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Ok, strncpy is not designed to work with NULL terminated strings - it's not designed for NULL terminated strings (if dest is too short it won't be terminated by NULL and if dest is longer it will be padded by zero's).

So, here is a trivial code:

const char *src = ....; // NULL terminated string of unknown length
char dest[30];

How to src to dest? strcpy is not safe, strncpy is bad choice too. So I left with strlen followed by memcpy? I suppose solution will differ a bit whenever I care care dest won't be truncated (dest is smaller than length of src) or not.

Some limitations:

  • Legacy code, so I don't want and can not to change it to std::string
  • I don't have strlcpy - gcc doesn't supply it.
  • Code may be used in parts of application where performance is critical (e.g. I don't want to wast CPU time padding with zeros dest as strncpy does). However, I'm not talking about premature optimization, but rather the idiotic way to perform string copying in C-way.


Oopps, I meant strncpy and not snprintf. My mistake

share|improve this question
Put dest[29]=0, use snprintf with n = 29, and don't worry about the padding. – sje397 Dec 6 '10 at 5:28
why is snprintf a bad choice? – MAK Dec 6 '10 at 5:29
You are simply wrong in your premises. snprintf always null terminates and never pads. – R.. Dec 6 '10 at 6:01
That's not a good reason to -1 the question IMO. – Karl Knechtel Dec 6 '10 at 6:20
If this is for an optimisation, do make sure you benchmark afterwards - seemingly wasteful functionality may sometimes still come out faster due to carefully using faster CPU instructions, better inlining etc.. Results may vary with string length, initial alignment etc.. – Tony D Dec 6 '10 at 6:25

With strncpy:

strncpy(dest, src, sizeof(dest) - 1);
dest[sizeof(dest) - 1] = '\0';

This pads with zeros, but does much less formatting work than snprintf. If you really must have the computer do as little as possible, describe it yourself:

char* last = dest + sizeof(dest) - 1;
char* curr = dest; /* assuming we must not alter 'dest' */
while (curr != last && *src) { *curr++ = *src++; }
*last = '\0'; /* avoids a branch, but always writes.
If branch prediction is working well and the text normally fits:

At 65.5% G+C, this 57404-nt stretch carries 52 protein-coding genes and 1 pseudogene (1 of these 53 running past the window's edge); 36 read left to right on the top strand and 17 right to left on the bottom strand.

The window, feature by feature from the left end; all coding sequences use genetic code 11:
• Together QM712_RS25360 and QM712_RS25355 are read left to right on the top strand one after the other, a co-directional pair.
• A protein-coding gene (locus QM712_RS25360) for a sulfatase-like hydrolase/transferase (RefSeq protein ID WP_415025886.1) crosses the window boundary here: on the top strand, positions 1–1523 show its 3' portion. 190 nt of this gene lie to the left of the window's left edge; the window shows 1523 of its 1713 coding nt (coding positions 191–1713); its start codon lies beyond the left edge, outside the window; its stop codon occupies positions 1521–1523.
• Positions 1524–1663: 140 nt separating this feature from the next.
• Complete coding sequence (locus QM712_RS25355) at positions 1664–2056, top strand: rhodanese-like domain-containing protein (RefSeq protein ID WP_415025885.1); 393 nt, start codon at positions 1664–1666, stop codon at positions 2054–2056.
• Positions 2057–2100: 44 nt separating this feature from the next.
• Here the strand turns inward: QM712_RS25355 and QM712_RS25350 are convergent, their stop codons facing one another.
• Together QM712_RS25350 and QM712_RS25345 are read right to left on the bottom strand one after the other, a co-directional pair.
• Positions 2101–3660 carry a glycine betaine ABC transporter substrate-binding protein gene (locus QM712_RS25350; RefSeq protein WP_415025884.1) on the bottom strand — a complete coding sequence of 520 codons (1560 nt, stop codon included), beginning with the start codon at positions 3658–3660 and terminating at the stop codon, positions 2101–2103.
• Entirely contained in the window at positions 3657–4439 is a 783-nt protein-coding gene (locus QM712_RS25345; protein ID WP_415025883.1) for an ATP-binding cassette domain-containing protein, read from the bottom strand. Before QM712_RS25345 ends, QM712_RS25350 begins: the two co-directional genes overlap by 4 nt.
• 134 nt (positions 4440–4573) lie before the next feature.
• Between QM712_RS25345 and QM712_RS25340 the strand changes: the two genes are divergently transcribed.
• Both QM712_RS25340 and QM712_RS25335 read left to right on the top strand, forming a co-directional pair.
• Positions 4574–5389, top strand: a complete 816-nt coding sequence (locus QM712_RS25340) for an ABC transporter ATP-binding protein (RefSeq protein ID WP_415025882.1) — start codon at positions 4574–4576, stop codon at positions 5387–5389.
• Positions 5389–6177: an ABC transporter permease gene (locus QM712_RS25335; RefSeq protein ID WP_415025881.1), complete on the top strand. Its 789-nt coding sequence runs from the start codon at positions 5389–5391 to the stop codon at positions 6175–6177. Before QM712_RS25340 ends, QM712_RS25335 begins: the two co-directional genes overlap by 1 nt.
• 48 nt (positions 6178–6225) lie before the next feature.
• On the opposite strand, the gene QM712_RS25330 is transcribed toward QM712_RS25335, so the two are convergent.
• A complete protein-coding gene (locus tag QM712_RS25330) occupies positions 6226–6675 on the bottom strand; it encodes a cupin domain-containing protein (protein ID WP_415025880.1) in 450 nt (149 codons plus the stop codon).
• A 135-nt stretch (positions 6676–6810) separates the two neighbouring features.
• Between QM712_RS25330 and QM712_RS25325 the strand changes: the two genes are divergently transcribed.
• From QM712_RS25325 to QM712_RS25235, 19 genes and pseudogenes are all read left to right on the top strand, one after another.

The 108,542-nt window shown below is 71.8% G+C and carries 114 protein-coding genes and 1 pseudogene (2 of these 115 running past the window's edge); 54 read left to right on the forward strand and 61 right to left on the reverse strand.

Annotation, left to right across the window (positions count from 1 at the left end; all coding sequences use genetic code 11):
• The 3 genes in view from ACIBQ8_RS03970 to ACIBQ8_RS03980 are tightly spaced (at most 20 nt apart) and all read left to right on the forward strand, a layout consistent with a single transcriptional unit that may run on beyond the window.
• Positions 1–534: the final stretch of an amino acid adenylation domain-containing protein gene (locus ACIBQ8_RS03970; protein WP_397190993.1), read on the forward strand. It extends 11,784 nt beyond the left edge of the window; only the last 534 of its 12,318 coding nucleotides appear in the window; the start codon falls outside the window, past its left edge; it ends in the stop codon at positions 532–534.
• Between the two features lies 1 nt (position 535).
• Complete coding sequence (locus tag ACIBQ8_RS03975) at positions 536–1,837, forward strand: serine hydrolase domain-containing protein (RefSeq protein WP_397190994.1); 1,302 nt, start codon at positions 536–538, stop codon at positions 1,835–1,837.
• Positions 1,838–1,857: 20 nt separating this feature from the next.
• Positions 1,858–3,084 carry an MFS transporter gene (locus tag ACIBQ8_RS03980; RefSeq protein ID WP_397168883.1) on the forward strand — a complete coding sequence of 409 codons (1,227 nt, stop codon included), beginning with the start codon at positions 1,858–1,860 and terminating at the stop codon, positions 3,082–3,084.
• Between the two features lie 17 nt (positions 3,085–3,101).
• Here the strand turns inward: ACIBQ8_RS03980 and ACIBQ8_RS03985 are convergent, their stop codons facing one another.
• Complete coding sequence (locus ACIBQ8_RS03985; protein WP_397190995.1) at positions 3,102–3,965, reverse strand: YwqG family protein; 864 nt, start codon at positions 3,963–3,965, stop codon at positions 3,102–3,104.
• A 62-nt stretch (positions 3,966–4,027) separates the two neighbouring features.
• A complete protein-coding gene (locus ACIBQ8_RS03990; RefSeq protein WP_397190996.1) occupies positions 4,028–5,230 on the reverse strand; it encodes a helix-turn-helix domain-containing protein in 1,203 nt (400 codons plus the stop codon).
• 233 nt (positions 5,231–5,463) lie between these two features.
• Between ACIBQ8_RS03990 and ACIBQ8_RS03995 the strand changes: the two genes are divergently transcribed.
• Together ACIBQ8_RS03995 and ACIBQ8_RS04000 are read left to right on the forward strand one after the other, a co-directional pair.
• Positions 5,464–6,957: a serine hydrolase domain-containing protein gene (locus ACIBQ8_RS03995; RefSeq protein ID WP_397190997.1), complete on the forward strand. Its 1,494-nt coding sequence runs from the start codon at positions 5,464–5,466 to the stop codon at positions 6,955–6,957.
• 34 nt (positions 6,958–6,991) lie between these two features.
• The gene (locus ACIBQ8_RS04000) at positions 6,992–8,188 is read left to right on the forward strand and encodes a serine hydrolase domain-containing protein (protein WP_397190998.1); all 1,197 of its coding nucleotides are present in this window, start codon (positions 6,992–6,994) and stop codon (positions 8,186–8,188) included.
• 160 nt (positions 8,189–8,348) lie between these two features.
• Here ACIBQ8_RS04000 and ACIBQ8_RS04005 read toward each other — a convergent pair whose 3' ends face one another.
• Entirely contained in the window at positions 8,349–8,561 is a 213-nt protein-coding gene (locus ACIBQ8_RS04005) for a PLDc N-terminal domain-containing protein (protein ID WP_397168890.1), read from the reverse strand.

if (curr == last) { *curr = '\0'; } */
share|improve this answer

I think you're talking about strncpy(), which might not terminate the string and will fill the remainder of the buffer with zeros.

snprintf() always terminates the destination string (as long as thebuffer has a size of at least 1) and doesn't pad the remainder of the buffer with zeros.

In summary, snprintf() is what you want, except you're very concerned about performance. Since snprintf() needs to interpret the format string (even if all it ends up doing is copying a string), you might be better off with something like strlcpy() for bounded string copy operations.

(and if you want strlcpy() but don't have it, you can get the rather simple source here. For completeness, strlcat() is here)

share|improve this answer
+1 for reading OP's mind and figuring out the mistake in the question – R.. Dec 6 '10 at 22:40

If you don't care about truncation, you can use strncat():

dest[0] = 0;
strncat(dest, src, sizeof dest - 1);
share|improve this answer
Making the string empty and concatenating with strcat() is the other way to ensure that there is a null terminator at the end. This also avoids padding. Seems like backwards thinking, though. :) – Karl Knechtel Dec 6 '10 at 5:34

I'd just roll my own:

for (int i = 0; i < (sizeof(dest) - 1) && src[i] != NULL; i++)
    dest[i] = src[i];
dest[i] = NULL;

This ensures that dest is null-terminated, but never adds more nulls than necessary. If you're really performance-sensitive, you can declare this as a macro or an inline function in a common header.

share|improve this answer

Use snprintf. It always null-terminates and does not do any null padding. Don't know where you got the misconceptions about it...

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std::copy(src, src+strlen(src)+1, dest)

share|improve this answer
That doesn't check for overflow of dest.... – Tony D Dec 6 '10 at 6:22
Shouldn't be using C-strings anyway. – Crazy Eddie Dec 6 '10 at 6:38
that's a little simplistic; I've seen enough of your posts to know you know it too ;-P. – Tony D Dec 6 '10 at 7:52

I'm not sure I understand your question entirely, but if you're concerned about zero-padding it can often be done pretty efficiently if you initialize your array like this.

char dest[30] = { 0 };

If you initialize it like that you don't have to care about extra logic to add '\0' to the end of the string and it might even turn out faster.

But if you're going to optimize remember to measure the performance before and after the optimization. Otherwise always code with readability and maintainability in mind.

share|improve this answer
I don't think that you need C99 for this. Initializers are part of C89, too. Not part of C89 are designate initializers where you would write something like 'char dest[30] { [29] = 0 };` – Jens Gustedt Dec 6 '10 at 8:03
@Jens I stand corrected. I will edit my answer. Anyway, you shouldn't have to consider older standards than C99 anyway. – onemasse Dec 6 '10 at 8:43

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